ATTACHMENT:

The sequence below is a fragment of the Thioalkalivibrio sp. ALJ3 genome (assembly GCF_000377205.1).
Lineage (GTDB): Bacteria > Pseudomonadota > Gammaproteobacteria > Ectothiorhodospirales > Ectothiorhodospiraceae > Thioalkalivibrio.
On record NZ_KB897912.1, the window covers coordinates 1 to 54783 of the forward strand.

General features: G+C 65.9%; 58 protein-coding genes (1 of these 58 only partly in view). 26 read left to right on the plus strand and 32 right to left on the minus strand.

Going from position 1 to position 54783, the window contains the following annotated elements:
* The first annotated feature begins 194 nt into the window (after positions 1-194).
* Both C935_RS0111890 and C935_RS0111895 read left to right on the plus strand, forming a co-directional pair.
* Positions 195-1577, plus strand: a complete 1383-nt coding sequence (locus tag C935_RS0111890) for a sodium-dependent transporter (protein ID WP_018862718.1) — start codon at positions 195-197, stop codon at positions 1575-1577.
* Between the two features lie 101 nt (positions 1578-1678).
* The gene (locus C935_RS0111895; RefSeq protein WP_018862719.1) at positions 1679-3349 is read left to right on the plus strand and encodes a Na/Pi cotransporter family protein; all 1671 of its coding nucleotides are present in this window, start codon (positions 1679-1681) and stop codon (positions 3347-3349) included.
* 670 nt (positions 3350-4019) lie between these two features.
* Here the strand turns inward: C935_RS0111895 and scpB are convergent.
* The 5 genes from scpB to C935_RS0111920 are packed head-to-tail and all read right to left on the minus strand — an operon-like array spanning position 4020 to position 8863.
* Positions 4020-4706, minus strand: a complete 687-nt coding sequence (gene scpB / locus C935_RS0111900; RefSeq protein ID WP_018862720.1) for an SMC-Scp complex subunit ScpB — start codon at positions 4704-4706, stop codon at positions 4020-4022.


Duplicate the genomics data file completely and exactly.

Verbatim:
The sequence below is a fragment of the Thioalkalivibrio sp. ALJ3 genome (assembly GCF_000377205.1).
Lineage (GTDB): Bacteria > Pseudomonadota > Gammaproteobacteria > Ectothiorhodospirales > Ectothiorhodospiraceae > Thioalkalivibrio.
On record NZ_KB897912.1, the window covers coordinates 1 to 54783 of the forward strand.

General features: G+C 65.9%; 58 protein-coding genes (1 of these 58 only partly in view). 26 read left to right on the plus strand and 32 right to left on the minus strand.

Going from position 1 to position 54783, the window contains the following annotated elements:
* The first annotated feature begins 194 nt into the window (after positions 1-194).
* Both C935_RS0111890 and C935_RS0111895 read left to right on the plus strand, forming a co-directional pair.
* Positions 195-1577, plus strand: a complete 1383-nt coding sequence (locus tag C935_RS0111890) for a sodium-dependent transporter (protein ID WP_018862718.1) — start codon at positions 195-197, stop codon at positions 1575-1577.
* Between the two features lie 101 nt (positions 1578-1678).
* The gene (locus C935_RS0111895; RefSeq protein WP_018862719.1) at positions 1679-3349 is read left to right on the plus strand and encodes a Na/Pi cotransporter family protein; all 1671 of its coding nucleotides are present in this window, start codon (positions 1679-1681) and stop codon (positions 3347-3349) included.
* 670 nt (positions 3350-4019) lie between these two features.
* Here the strand turns inward: C935_RS0111895 and scpB are convergent.
* The 5 genes from scpB to C935_RS0111920 are packed head-to-tail and all read right to left on the minus strand — an operon-like array spanning position 4020 to position 8863.
* Positions 4020-4706, minus strand: a complete 687-nt coding sequence (gene scpB / locus C935_RS0111900; RefSeq protein ID WP_018862720.1) for an SMC-Scp complex subunit ScpB — start codon at positions 4704-4706, stop codon at positions 4020-4022.